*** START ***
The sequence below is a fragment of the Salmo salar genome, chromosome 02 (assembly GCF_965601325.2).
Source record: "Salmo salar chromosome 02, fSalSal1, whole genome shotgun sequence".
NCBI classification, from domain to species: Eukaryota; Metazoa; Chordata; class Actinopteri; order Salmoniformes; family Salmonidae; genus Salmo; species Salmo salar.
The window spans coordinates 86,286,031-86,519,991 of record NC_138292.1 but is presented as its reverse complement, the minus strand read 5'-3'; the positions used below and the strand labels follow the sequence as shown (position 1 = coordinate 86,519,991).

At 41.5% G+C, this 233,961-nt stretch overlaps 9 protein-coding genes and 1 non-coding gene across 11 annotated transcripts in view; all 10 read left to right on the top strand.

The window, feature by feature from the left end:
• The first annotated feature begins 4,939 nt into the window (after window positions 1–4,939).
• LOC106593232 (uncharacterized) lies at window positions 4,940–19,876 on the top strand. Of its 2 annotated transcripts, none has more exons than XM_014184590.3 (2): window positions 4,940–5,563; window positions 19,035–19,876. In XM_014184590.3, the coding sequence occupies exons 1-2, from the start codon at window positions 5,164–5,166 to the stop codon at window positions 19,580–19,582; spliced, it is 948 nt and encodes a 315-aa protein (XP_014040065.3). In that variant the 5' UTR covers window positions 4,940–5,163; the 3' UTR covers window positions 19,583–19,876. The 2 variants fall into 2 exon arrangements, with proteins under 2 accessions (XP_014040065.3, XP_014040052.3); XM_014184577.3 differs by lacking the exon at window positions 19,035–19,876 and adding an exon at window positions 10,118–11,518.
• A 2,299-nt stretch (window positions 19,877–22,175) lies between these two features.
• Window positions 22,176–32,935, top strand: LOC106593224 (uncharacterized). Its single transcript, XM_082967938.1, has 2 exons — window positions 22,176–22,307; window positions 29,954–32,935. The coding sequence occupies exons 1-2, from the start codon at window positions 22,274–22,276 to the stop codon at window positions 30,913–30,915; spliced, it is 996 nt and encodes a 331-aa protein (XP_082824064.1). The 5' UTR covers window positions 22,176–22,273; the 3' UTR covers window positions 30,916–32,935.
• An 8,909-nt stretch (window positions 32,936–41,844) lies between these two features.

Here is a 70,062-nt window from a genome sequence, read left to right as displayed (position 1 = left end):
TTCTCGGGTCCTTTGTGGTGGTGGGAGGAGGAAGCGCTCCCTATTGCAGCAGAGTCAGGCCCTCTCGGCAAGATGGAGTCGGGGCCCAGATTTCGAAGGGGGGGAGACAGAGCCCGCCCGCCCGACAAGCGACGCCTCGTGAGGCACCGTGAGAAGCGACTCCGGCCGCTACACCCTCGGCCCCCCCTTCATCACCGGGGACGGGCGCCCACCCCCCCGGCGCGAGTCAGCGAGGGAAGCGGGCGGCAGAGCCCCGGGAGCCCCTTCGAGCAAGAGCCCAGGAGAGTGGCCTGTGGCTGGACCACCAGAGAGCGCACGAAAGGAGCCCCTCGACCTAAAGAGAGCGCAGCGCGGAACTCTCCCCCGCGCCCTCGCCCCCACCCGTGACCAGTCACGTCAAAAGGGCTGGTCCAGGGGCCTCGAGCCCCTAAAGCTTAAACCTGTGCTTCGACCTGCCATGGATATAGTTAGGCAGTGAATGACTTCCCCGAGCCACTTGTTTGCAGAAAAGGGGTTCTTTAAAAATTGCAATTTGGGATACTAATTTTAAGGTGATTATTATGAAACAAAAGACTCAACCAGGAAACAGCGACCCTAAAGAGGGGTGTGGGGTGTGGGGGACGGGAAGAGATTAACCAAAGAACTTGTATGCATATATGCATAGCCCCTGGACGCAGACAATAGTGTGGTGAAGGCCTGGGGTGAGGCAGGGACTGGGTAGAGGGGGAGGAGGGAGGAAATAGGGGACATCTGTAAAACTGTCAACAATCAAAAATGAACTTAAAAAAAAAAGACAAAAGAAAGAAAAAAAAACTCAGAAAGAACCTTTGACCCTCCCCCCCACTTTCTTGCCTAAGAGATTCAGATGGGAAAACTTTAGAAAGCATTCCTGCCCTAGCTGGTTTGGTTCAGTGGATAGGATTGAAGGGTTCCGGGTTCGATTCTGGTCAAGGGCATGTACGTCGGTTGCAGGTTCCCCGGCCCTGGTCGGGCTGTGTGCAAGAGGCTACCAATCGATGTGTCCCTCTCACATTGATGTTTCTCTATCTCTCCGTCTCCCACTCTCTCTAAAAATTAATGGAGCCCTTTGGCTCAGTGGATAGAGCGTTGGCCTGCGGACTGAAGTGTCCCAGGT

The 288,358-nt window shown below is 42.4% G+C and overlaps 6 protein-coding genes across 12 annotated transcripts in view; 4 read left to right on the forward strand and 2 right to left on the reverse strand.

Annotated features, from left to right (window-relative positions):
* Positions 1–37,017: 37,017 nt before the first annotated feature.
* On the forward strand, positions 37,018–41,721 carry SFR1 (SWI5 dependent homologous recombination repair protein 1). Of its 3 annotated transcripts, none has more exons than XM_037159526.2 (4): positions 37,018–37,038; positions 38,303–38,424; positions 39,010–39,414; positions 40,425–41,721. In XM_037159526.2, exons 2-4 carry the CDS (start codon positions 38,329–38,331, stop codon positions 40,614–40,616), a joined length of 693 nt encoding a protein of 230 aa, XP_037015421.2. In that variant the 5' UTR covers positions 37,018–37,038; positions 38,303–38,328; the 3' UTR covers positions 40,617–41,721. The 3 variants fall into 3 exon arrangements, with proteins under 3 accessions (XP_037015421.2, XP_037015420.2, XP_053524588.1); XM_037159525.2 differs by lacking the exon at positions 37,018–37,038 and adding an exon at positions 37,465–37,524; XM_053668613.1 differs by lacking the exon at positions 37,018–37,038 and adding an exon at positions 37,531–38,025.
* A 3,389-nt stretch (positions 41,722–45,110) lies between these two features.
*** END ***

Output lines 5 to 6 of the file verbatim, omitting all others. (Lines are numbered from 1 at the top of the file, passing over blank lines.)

At 41.5% G+C, this 233,961-nt stretch overlaps 9 protein-coding genes and 1 non-coding gene across 11 annotated transcripts in view; all 10 read left to right on the top strand.

The window, feature by feature from the left end: